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The Next Christendom: The Coming of Global Christianity Hardcover – March 31, 2002

ISBN-13: 978-0195146165 ISBN-10: 0195146166 Edition: First Edition

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Product Details

  • Hardcover: 288 pages
  • Publisher: Oxford University Press; First Edition edition (March 31, 2002)
  • Language: English
  • ISBN-10: 0195146166
  • ISBN-13: 978-0195146165
  • Product Dimensions: 9.7 x 6.4 x 1 inches
  • Shipping Weight: 1.1 pounds
  • Average Customer Review: 4.1 out of 5 stars  See all reviews (40 customer reviews)
  • Amazon Best Sellers Rank: #256,693 in Books (See Top 100 in Books)

Editorial Reviews

From Library Journal

Jenkins (history and religious studies, Pennsylvania State Univ.) believes that we are on the verge of a transformational religious shift. As he explains it, Christianity, the religion of the West, is rapidly expanding south into Africa, Asia, and Latin America, and he predicts that by the year 2050, only about one-fifth of the world's three billion Christians will be non-Hispanic Caucasian. By numbers alone, they will be able to overwhelm the present political secular nation- and city-states and replace them with theocracies, similar to the Islamic Arab nations. He ends with a warning: with the rise of Islam and Christianity in the heavily populated areas of the Southern Hemisphere, we could see a wave of religious struggles, a new age of Christian crusades and Muslim jihads. These dire prognostications could be seen as just another rant from a xenophobic pseudo-prophet; however, the author is a noted historian, and his statements are well formed, well supported by empirical evidence, and compellingly argued. The only criticism is the brevity of the book. One hopes that The Next Christendom is only an introduction to a deeper analysis of a fascinating topic. Recommended for all libraries. Glenn Masuchika, Rockwell Collins Information Ctr., Cedar Rapids, IA
Copyright 2002 Reed Business Information, Inc.

From Booklist

*Starred Review* Fear of Islam is peaking, fueled by reports that the religion is burgeoning in numbers as well as militancy. Jenkins grants that Islam is indeed booming but marshals the evidence that today's largest religion, Christianity, will grow exponentially, too, and will remain the faith of the largest proportion of humanity. But the Christianity of 2050 will be very different from that molded by the 1,300 years during which Christianity was the faith of a rapidly developing Europe. The new Christianity will be liturgically anarchistic compared with the staid services of white, upper-middle-class people today. It will be overwhelmingly the faith of poor nonwhites living south of Europe, the U.S., and present-day Russia, and it won't reflect the values of the wealthy global north. It will revive Christianity's root emphases on healing and prophecy because its adherents will resemble the poor and oppressed who first embraced the redemption, the healing, and the blessing that Jesus promised. As he makes his case, Jenkins dispels some fashionable myths about historic Christianity; about historic Christian-Islamic relations; and about the nature of presumably pacific Hinduism when it is politicized. He also speculates trenchantly on how the problems of the Islamic and Christian global south will affect the global north, requiring genuine charity of the rich and genuine discernment of their leaders. A book everyone concerned about humanity's immediate future ought to read. Ray Olson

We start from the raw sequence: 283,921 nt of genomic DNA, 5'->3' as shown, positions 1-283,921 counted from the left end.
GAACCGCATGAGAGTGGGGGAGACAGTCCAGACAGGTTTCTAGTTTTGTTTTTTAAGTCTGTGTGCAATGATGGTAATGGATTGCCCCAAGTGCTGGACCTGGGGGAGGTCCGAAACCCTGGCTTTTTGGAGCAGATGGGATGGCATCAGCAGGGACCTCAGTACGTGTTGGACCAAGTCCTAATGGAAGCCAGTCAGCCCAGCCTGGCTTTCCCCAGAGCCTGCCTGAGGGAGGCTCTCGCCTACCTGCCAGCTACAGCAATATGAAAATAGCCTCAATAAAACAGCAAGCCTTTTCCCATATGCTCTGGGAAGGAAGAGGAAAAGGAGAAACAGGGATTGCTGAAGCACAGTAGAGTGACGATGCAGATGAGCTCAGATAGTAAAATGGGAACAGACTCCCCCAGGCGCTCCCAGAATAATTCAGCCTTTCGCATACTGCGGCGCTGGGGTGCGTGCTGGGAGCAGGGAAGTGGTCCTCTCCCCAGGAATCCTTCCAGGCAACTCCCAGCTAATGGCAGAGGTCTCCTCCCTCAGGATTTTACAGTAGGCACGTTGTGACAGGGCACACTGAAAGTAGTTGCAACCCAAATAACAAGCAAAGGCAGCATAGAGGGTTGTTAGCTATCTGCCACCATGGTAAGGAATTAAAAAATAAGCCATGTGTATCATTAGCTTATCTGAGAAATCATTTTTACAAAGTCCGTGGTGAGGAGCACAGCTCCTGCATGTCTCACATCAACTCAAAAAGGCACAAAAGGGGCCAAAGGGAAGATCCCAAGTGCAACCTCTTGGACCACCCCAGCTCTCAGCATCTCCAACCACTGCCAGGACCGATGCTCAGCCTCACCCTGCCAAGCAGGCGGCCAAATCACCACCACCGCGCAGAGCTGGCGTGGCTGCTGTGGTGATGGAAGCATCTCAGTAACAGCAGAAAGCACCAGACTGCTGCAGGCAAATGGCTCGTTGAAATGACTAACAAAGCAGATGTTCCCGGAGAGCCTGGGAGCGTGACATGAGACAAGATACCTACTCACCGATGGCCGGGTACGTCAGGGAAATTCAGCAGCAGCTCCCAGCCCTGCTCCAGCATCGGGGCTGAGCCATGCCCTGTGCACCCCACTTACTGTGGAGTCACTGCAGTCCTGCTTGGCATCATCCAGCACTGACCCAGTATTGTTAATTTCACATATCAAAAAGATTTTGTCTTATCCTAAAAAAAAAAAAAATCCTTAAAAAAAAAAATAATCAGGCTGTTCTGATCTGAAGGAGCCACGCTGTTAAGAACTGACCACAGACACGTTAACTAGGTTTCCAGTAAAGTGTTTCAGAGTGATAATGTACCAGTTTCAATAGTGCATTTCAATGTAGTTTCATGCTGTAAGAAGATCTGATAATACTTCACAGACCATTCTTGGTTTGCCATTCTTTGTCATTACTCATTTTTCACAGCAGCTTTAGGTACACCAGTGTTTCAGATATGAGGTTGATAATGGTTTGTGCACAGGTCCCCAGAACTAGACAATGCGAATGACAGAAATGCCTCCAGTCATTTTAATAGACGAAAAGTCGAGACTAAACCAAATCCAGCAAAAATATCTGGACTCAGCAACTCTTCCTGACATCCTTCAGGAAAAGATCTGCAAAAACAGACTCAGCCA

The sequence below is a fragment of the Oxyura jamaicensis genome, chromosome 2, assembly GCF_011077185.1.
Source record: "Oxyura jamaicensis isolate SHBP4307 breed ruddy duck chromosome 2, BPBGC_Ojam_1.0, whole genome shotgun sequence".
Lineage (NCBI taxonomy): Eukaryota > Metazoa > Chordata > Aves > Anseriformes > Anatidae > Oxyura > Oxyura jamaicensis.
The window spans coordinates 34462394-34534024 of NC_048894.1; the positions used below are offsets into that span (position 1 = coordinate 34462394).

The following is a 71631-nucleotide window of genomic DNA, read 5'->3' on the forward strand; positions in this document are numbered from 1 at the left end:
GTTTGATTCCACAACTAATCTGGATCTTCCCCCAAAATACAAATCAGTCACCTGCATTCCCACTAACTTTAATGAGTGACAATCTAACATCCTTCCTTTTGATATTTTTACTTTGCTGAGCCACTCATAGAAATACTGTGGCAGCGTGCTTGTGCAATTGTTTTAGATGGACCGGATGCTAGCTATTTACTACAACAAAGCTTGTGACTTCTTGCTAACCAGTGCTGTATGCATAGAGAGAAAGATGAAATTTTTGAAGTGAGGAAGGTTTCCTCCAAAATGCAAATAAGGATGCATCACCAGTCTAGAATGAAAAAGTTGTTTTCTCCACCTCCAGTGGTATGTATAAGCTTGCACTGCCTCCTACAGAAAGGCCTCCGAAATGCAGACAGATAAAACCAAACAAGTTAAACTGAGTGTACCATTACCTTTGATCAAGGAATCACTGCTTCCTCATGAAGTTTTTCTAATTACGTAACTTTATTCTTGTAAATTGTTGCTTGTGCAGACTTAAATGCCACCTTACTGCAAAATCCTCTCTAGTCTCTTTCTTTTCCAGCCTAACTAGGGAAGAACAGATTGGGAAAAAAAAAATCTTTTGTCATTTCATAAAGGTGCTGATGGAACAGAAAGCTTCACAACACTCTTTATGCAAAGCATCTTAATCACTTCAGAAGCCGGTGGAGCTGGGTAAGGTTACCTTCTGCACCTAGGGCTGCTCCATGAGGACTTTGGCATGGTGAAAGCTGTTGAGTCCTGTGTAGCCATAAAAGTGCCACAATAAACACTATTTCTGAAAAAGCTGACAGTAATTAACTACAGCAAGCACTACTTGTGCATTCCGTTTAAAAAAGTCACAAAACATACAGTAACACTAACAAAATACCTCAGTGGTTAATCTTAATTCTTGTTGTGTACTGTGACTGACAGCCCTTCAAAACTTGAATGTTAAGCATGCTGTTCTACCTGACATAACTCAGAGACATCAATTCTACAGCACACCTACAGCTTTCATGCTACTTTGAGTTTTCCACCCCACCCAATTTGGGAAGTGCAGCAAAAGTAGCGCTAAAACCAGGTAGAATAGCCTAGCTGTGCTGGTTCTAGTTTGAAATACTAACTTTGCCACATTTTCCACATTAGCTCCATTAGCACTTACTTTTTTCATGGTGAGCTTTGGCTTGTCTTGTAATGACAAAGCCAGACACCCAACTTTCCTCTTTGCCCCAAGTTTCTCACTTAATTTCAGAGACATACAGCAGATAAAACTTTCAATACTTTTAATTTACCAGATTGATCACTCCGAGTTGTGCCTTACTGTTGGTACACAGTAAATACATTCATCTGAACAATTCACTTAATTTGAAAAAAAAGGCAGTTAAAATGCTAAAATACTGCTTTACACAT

Copyright © American Library Association. All rights reserved

More About the Author

Philip Jenkins is the author of The Lost History of Christianity and has a joint appointment as the Edwin Erle Sparks Professor of the Humanities in history and religious studies at Penn State University and as Distinguished Senior Fellow at the Institute for Studies of Religion at Baylor University. He has published articles and op-ed pieces in The Wall Street Journal, The New Republic, The Atlantic Monthly, The Washington Post, and The Boston Globe and has been a guest on top national radio shows across the country.

Customer Reviews

Jenkins book provides a wealth of information and ideas towards this aim.
dr denise m durak
Jenkins informs us that a 'Christian revolution' is already underway in the developing world, one that our political leaders ignore to the peril of all of us.
David A. Baer
Contrary to the consensus, Christianity will remain more prevalent than Islam.
Gaetan Lion

Most Helpful Customer Reviews

119 of 123 people found the following review helpful By David A. Baer VINE VOICE on September 15, 2005
Format: Paperback Verified Purchase
In a memorable passage from the movie APOLLO THIRTEEN, a military man in the tense Houston control room shares with a political figure his premonition that the tragedy unfolding before them will be *the* catastrophic moment for the space program. Mission control flight chief Gene Kranz overhears their conversation and addresses it: 'With all due respect, gentleman, I believe this will be our finest hour.' The scene could stand in for the hand-wringing that often accompanies the apparent demise of the Western church when it comes to prognosticating on its fate over against the perceived adversaries of secularism and post-modernism. Philip Jenkins reminds us that, when viewed through a wide-screen lens, the immediacy of threat often yields to a broad panorama of opportunity.